Isn't // integer division?

[-] [email protected] 3 points 3 months ago

It is but if you start with a float you get a float back.

[-] [email protected] 3 points 3 months ago

You're right, I did not know that. Thanks!

[-] [email protected] 1 points 3 months ago

Was really surprised by this too, because iirc Python 2 did not do this.

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[-] [email protected] 6 points 3 months ago

In python you always have the right type, cause everything is an object

[-] [email protected] 26 points 3 months ago

And yet somehow it evolved to become something that will last to the heat death of the universe.

I've grown used to it with time, though. Once you know it's "quirks", it's not so bad.

[-] [email protected] 4 points 3 months ago

I guess the internet just grew that fast. The first arrival took all and locked everybody in.

Now, we have just two browsers that are widely used, so maybe we do have an opportunity to go back and fix it. Go sounds like it's a pretty popular choice for statically typed, imperative high-level language.

[-] [email protected] 16 points 3 months ago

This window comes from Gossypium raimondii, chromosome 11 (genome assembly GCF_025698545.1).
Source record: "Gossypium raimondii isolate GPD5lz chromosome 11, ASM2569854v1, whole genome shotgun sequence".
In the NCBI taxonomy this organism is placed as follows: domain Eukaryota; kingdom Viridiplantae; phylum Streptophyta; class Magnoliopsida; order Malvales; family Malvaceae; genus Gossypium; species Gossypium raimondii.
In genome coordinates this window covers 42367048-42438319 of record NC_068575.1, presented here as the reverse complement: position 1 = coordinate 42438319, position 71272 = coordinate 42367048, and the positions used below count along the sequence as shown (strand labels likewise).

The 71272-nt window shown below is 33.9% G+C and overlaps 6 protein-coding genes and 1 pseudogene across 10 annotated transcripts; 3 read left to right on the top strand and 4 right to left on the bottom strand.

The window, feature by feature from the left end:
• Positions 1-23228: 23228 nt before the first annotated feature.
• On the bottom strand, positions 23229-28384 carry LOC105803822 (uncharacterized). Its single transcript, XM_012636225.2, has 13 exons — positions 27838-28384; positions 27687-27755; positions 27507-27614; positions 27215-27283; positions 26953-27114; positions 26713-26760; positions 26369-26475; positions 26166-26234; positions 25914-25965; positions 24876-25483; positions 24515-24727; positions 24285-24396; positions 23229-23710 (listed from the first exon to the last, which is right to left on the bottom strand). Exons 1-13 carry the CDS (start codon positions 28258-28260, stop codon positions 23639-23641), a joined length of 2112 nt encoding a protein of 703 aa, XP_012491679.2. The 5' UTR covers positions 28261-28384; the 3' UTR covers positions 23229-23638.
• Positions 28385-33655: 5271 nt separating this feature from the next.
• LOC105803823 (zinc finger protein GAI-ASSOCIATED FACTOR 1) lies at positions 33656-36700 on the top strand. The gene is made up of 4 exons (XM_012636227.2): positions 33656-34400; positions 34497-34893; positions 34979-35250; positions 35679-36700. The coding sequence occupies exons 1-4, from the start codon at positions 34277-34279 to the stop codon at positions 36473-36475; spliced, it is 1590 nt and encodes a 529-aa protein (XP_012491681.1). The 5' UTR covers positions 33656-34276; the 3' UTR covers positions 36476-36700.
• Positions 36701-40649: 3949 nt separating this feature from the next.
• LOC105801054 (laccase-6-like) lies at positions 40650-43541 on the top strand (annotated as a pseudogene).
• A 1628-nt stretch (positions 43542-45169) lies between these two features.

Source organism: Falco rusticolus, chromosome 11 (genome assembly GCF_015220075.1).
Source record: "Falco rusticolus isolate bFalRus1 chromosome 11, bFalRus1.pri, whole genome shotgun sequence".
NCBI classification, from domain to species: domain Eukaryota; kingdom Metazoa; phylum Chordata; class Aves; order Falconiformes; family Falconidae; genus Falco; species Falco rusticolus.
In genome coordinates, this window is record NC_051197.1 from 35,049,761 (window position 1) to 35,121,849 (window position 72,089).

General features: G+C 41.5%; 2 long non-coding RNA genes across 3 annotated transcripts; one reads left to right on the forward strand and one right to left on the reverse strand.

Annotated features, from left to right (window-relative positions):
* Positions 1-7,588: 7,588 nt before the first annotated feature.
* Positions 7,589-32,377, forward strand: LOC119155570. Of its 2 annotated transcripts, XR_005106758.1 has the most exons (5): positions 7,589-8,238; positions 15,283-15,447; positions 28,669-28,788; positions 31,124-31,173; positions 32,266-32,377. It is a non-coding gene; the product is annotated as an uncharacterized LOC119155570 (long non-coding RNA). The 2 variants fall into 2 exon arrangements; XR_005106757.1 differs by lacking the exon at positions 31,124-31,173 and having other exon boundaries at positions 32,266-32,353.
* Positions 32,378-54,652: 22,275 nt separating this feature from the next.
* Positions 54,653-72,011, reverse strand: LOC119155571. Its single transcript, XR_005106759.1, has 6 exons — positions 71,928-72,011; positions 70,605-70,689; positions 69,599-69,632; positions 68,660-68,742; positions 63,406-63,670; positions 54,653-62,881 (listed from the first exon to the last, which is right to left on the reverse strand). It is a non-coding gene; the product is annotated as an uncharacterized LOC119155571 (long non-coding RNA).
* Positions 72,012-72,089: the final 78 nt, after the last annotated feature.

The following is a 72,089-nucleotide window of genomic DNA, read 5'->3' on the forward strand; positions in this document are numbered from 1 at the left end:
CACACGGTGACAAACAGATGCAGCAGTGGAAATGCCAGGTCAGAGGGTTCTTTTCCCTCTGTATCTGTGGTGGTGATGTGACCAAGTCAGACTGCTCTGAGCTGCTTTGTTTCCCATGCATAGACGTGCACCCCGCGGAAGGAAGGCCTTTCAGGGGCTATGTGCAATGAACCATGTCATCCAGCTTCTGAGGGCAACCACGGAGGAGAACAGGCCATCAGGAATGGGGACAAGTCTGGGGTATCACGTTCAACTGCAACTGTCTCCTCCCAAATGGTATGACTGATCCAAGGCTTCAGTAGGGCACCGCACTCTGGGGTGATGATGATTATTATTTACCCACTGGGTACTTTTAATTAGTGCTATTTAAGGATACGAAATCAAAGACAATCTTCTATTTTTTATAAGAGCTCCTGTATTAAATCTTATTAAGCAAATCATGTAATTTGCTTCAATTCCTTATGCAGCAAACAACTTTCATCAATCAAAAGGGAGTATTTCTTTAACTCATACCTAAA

Honestly, given the context of a browser, Javascript's "Everything is better than crashing" philosophy does not seem too out-of-place. Yes, the website might break, but at least it would be theoretically usable still.

Yes, a statically typed language would help, but I'd rather not have one that is "these two types are slightly different, fuck you, have a segfault", but rather one that is slightly more flexible.

[-] [email protected] 4 points 3 months ago* (last edited 3 months ago)

Actually, that's a good point, in scripting fatal type errors can happen at runtime. I guess Python is the right choice then, given it's maturity and popularity, and then you can code the complex stuff in whatever you want via WASM like other people mentioned.

[-] [email protected] 2 points 3 months ago

Not even "not so bad", I would say that as a scripting language it's fantastic. If I'm writing any actually complex code, then static typing is much easier to work with, but if you want to hack together some stuff, python is great.

It also interfaces extremely easily with C++ through pybind11, so for most of what I do, I end up writing the major code base in C++ and a lightweight wrapper in Python, because then you don't have to think about anything when using the lib, just hack away in dynamically typed Python, and let your compiled C++ do the heavy lifting.

[-] [email protected] 24 points 3 months ago

Python is actually mostly strongly typed. Strongly (e.g. can't use a number as a string without explicitly converting it), but dynamically (can change type of variable at runtime). You probably would prefer a statically typed language and I agree.

[-] [email protected] 1 points 3 months ago* (last edited 3 months ago)

Alright, thanks for the help with terminology. I'm a bit confused about changing types at runtime. I thought a compiled or interpreted language stopped having types at runtime, because at that point it's all in assembly. (In this case of course it's scripting, which someone pointed out to me elsewhere)